*Corresponding author:J Cancino Bernardi, Nanomedicine and Nanotoxicology Group, Physics Institute of São, University of São Paulo, Brazil
Received: August 17, 2018; Published: August 24, 2018
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The application of nanotechnology in the medical field has been growing year by year, reflecting the advances of nanomaterials as theranostic agents for the detection and treatment of diseases, especially in oncology. However, there are several barriers that inhibit the efficiency in the use of these materials for medical applications, for example, opsonization and phagocytosis processes, low biodistribution, and especially, lack of specificity and selectivity. Natural cell membrane nanoparticle coating is one of the newest and most innovative strategies for solving such problems by offering highly selective surfaces that are difficult to achieve using traditional synthetic products. Combined with advances in nanoparticle camouflage are drug delivery and therapies, as photothermal, which makes use of the surface plasmon resonance effect of nanoparticles to generate a rapid localized heating, ideal for favoring the death of cancer cells. In this context, the emphasis of this mini review is presenting some successful research in theranostic nanomaterials camouflaged with cell membranes for therapies and delivery.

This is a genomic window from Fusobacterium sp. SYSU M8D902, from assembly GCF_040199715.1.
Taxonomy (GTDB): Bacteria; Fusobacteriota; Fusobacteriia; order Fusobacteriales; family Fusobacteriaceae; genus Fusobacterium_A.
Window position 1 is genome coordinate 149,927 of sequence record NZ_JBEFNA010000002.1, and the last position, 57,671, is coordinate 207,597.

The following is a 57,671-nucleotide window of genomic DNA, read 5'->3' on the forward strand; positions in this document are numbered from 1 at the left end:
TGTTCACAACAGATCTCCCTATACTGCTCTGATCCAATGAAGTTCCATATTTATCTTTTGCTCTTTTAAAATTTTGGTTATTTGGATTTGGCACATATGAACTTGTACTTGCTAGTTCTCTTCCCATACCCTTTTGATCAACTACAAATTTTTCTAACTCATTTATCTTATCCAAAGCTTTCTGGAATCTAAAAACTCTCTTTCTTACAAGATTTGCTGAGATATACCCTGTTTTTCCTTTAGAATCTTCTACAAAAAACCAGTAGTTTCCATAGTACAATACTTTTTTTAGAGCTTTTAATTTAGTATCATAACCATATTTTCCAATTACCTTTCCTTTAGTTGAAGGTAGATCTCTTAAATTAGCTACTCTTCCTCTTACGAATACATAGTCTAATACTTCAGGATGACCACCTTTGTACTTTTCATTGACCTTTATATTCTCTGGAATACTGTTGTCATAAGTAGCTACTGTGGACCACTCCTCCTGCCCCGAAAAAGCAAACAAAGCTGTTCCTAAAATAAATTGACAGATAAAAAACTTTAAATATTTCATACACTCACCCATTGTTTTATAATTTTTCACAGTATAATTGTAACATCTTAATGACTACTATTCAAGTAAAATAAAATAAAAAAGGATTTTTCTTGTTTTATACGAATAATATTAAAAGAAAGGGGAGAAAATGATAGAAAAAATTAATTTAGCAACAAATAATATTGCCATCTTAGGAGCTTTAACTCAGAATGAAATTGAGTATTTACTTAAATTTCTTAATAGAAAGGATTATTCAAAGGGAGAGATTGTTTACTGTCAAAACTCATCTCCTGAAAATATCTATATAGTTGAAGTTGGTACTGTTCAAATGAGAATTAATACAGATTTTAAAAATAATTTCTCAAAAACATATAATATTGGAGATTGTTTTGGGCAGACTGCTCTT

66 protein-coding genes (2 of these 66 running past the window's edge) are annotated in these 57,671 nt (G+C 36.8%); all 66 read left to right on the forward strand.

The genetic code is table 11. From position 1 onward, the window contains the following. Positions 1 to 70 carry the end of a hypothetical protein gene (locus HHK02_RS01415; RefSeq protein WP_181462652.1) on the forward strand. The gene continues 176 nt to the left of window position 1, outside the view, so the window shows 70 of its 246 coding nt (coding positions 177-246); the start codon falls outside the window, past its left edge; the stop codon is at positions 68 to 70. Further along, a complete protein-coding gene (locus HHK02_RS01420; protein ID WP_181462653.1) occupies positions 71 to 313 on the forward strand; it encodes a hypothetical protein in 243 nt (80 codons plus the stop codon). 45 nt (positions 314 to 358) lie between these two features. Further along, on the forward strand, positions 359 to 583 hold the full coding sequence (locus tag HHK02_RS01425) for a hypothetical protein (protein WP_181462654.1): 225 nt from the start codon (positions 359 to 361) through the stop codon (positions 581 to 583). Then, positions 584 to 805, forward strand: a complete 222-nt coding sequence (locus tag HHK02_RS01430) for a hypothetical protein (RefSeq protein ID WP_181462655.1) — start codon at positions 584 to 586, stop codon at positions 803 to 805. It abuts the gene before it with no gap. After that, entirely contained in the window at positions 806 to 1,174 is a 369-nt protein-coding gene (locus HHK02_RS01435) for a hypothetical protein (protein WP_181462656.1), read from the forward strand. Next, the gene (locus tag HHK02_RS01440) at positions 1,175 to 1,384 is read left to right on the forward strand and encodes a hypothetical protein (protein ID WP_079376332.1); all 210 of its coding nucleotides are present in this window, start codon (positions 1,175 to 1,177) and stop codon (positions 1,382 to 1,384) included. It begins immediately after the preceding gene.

Keywords: Nanomedicine; Theranostic; Therapies; Cell membrane; Camouflage; Drug Delivery
Abbreviations: NPs: Nanoparticles; PLGA: Poly Lactic Co Glycolic Acid; PLA: Poly Lactic Acid; Dox: 30 Doxorubicin; HRBC: Human Red Blood Cells; MSC: Mesenchymal Stem Cells; PT: Photothermic Therapy; LSPR: Localized Surface Plasma Resonance; AuNCs: Gold Nanocages